Most people assume that purchasing from a farmers market automatically means it is more local than purchasing at a grocery store. Unfortunately, that’s not always the case. Some markets do not limit the source of the produce that farmers bring. So, Farmer John in NC could pick up produce off a truck returning from Florida and sell it as his own. A hint? When your local farmers market in the Eastern US carries bananas and pineapples, you know it isn’t a producer or mileage limited market. At least in North Carolina, this can be typical, but it doesn’t have to be disheartening to hear – it just means that it takes a bit of work to find that perfect market.
So, how does one choose a farmers’ market? As usual, the more you can educate yourself, the better. There are a few keywords you can look and listen for including:
Typically this means that the person you are purchasing from has produced the product displayed. That applies to produce, meat, eggs, cheese, breads, crafts, etc. There may periodically be someone else standing in to sell the wares, but on the whole the farmer or creator is present. This is a great opportunity to ask questions and educate yourself about each operation and the business choices that individual has made.
Some markets ensure they are local by setting up strict mileage guidelines. The goods must be from, for example, 100 miles or less from the location of the market. When applying, a vendor will be asked for an address and the distance will be verified before the vendor is accepted. Some of these markets are stricter than others.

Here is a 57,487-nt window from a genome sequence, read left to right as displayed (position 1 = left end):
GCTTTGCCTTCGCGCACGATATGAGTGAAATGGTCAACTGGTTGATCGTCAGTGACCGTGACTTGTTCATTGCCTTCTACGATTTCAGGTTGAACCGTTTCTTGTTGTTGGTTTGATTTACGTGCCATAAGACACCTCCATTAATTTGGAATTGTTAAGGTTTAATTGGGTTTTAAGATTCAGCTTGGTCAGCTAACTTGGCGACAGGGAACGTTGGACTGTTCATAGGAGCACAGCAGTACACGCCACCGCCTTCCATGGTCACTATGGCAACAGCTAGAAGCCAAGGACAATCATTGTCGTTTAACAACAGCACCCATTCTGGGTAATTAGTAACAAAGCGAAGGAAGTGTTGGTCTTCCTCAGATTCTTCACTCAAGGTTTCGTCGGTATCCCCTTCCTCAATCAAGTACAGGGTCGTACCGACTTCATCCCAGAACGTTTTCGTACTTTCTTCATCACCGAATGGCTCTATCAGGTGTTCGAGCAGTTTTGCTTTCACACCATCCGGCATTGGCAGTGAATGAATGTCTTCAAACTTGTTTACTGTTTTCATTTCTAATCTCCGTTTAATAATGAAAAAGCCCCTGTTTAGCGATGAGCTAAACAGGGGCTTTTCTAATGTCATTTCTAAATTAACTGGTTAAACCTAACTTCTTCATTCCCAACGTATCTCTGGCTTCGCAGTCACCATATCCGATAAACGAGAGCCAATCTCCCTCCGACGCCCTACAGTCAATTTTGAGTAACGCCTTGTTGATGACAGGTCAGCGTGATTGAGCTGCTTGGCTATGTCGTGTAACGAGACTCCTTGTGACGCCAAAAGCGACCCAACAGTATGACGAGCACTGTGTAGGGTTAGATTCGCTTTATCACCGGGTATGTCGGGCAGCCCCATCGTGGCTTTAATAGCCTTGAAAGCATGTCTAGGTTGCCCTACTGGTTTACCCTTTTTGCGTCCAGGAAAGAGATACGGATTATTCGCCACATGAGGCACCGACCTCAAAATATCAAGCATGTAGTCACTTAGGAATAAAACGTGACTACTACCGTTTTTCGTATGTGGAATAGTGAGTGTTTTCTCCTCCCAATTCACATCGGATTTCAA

The Carrboro Farmers Market is well-known in North Carolina and limits its vendors to those located within a 50 mile radius of the market.
Many markets, such as FreshFarm and Carrboro are a mix of both types – they limit their vendors to producers only AND have limitations as to how far away that producer can be. This ensures you are buying straight from the source and that source is local.
There are many ways to locate a farmers market. The easiest online searches are through the USDA and Local Harvest . Keep in mind that just because the summer is winding doesn’t mean the farmers markets will close up shop. There is quite a bit of lovely fall produce to be had and year-round markets are becoming more common.
The best bet in all of this? Get to know your farmer or producer. If you know and trust the people you are purchasing from, the type of market doesn’t make much of a difference. Ask questions about how they raise or create what they sell. Is organic important to you? Ask about it. Be nosy. Most vendors are proud of what they do and welcome the chance to discuss it in more detail.
Once you find the producers whose ideals most align with your own, the best thing you can do is celebrate your find , support them and ensure they can continue to offer their fantastic creations for many years to come.